Feature: the rise of a vintage man


What is vintage clothing?

Why do we care so much about it?

Who is actually wearing it?

After the opening of vintage haven Cardiff Fashion Quarter in October, DYN explored the wonderfully eccentric world of vintage to find out if it is a place comfortable for the modern day man

Firstly, no, last year’s socks do not clarify as ‘vintage’ however holey they may be. The correct definition of a piece of ‘vintage’ clothing is something that was made after the 1920s and is usually second hand. If you want to try grabbing a piece of the 1800s then you can smugly explain that actually ‘antique’ style is more your thing. There is a debate on whether vintage clothing stops at around the 1960s but many would also say that even the 90s could be classed under this heading.

Clearly there is some ambiguity within this topic so DYN headed to Hobos, one of Cardiff’s stores that sells vintage menswear, to find out more.


Hobos in High Street Arcade, Cardiff


Hobos: keeping you in check


Hobos: prints galore


Hobos: chunky knits perfect for winter

Hobos offers a selection of chunky knitwear, The Fresh Prince of Bel Air inspired shirts and huge denim bombers. It is a quirky mix of 80s and 90s clothing that offers an individual twist on what the high street currently offers.

Situated in the depths of the High Street Arcade Hobos owner Ben, a vintage enthusiast who started selling clothes at the age of 14, welcomed DYN into his world.

He is passionate about menswear as he said,“I think it helps that this store is run by a bloke, I like vintage and gent’s clothes so I always try and get great items. We are one of the only shops in Cardiff that sell vintage menswear so I always make sure we have stuff in.”

The importance of stocking menswear has never been as significant for this store as Ben discovered that now women are also choosing this style over dresses as he said how, “In our shopping experience now virtually everything we sell is basically for both sexes.”

So with even women interested in menswear it appears that the vintage trend should be something that men notice. Ben believes that men are very much aware of the trend but it is only really the men that know what they want that enter his shop.

“With the vintage trend men pick and choose what they want out of it, they might really like crew sweats so will buy 20 of them, if they like something they tend to stick to it,” explained Ben.

Pete, who also works in the store and describes his style as inspired by the 50s and 60s, agrees, as he found that there is normally a certain type of man that shops in Hobos. He explained that over the 4 years that he has worked, there had been a slight increase in men shopping at the store but still remains unsure whether men will really embrace the trend.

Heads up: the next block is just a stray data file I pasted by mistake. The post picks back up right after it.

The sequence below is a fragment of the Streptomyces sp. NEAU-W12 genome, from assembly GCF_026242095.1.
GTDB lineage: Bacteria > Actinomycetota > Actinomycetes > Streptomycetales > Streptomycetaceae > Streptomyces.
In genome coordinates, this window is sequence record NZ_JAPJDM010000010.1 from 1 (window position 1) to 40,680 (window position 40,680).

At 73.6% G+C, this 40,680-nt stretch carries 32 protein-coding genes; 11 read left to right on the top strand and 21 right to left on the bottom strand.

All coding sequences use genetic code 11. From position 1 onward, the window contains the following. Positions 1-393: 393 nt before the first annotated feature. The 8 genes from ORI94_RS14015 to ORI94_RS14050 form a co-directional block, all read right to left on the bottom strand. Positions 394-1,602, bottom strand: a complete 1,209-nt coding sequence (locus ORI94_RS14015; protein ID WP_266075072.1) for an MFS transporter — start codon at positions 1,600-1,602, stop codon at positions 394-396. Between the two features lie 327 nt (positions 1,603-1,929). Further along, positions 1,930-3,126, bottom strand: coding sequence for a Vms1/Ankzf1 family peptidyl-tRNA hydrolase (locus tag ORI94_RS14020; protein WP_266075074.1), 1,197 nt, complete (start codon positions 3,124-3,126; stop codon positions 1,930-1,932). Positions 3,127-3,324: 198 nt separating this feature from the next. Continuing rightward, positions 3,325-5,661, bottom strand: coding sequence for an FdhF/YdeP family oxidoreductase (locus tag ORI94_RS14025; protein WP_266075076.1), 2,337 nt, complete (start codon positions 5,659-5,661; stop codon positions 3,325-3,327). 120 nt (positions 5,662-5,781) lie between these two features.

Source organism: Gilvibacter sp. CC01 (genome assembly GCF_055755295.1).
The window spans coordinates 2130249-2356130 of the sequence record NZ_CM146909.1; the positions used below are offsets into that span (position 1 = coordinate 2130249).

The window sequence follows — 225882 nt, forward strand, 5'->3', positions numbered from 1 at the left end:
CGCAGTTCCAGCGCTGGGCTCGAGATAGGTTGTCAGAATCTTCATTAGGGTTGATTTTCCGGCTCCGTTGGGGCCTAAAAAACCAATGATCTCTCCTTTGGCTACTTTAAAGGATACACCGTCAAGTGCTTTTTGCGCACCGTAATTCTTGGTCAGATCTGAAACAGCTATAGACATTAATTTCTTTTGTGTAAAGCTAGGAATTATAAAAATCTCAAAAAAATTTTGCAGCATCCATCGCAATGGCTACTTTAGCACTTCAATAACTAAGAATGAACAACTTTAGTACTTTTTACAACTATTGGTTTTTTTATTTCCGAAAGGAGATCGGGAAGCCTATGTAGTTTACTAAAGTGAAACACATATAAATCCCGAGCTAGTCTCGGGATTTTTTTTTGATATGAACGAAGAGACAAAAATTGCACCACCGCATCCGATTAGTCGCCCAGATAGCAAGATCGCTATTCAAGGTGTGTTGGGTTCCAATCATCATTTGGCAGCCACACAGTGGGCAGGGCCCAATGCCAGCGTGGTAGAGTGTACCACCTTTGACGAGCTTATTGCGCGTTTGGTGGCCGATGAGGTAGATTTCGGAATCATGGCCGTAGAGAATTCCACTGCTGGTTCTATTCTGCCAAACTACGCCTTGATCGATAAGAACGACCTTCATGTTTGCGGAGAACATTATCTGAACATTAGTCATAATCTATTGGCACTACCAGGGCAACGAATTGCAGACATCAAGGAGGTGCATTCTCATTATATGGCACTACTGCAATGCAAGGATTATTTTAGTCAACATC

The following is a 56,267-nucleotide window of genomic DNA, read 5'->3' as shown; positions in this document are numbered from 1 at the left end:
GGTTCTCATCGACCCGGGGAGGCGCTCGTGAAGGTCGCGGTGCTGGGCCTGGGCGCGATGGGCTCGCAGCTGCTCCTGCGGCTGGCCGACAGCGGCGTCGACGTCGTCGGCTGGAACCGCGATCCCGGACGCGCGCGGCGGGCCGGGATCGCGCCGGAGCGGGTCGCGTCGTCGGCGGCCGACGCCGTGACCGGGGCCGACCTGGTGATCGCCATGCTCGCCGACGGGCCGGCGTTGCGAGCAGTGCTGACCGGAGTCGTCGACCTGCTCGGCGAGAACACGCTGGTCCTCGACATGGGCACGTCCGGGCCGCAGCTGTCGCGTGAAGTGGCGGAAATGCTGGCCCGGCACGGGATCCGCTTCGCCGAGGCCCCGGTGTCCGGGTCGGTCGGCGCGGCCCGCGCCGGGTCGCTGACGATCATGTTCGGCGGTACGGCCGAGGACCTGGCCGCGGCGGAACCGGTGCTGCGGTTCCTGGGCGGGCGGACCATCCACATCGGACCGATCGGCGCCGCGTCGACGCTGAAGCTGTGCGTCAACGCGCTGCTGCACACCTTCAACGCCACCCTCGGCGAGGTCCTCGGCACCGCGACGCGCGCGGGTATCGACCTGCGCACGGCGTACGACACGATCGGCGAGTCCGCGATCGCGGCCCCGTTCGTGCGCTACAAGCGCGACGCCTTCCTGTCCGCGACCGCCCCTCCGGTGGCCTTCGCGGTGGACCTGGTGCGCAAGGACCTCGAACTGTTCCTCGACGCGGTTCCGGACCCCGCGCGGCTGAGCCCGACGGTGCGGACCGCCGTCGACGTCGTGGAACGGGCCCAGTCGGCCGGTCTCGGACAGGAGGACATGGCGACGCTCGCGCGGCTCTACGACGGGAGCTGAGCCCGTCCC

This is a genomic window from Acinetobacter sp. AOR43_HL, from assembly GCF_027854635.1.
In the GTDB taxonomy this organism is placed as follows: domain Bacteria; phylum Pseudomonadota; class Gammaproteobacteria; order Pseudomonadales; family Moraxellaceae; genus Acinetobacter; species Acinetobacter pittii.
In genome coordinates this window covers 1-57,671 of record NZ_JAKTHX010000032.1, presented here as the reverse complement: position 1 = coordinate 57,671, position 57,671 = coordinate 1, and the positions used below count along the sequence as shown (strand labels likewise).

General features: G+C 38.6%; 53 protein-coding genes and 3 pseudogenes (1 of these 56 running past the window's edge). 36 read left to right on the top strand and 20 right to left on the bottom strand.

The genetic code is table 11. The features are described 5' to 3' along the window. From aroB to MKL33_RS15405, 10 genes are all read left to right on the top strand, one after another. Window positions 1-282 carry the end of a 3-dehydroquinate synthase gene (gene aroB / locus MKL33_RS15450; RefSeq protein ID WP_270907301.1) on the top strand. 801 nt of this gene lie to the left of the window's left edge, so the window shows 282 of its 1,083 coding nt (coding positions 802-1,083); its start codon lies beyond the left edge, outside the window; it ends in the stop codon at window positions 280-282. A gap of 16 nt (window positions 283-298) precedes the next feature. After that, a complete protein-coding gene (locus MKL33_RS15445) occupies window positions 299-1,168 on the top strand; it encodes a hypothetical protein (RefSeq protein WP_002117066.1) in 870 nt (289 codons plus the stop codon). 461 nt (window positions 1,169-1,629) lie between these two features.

“Generally I think men do need to take more care of how they look and not follow the crowd as much,” said Pete. “I really like it as it has the one off factor but I hardly see men looking different. I am not sure whether they really appreciate the vintage look.”


Hobos: from satchels to sunnies, they have it covered

So why are some men afraid of embracing a more individual style?

Vintage could seem daunting and confusing, the shops are normally hidden and the bright lights of the high street can easily guide you away. However adapting your style is a lot easier with vintage as everything you buy is one of a kind. Plus women love it, well most of them anyway.


Cardiff Fashion Quarter: smart shoes

After being inspired by Hobos, DYN ventured to Cardiff Fashion Quarter to see how they were settling in after two months of selling all things vintage.


Cardiff Fashion Quarter: spot the vintage football shirt

The Fashion Quarter is a clear success as the sellers explained that there was nothing like it around Cardiff. It was also a financial dream for many of them as Daisy from Rock-Ola Reborn discussed that it had given her an opportunity that she never would have had normally.

“I had just finished university,” said Daisy, “ And I really wanted to own my own shop, but at around two thousand pounds to rent a place, it was unrealistic. It is all thanks to the people that own this venue that made it happen.”


Cardiff Fashion Quarter: fashion and music combine

How was vintage menswear given a place to blossom in Cardiff?

Alec from Bada Peng Bada Doom who was a carpenter and joiner before starting his vintage business, explains the unlikely story.


Cardiff Fashion Quarter: the perfect finishing touch

Overall although vintage might still be a new idea of many men, Cardiff is slowly developing the trend to make it more accessible. With stores like Hobos and places like Cardiff Fashion Quarter, vintage is finally getting some attention and more importantly so is menswear.

After all if your girlfriend wants to steal your clothes, vintage must be onto something.

One thought on “Feature: the rise of a vintage man

  1. Pingback: Buffalo Bar hosts ‘A Vintage Christmas’ « DYN

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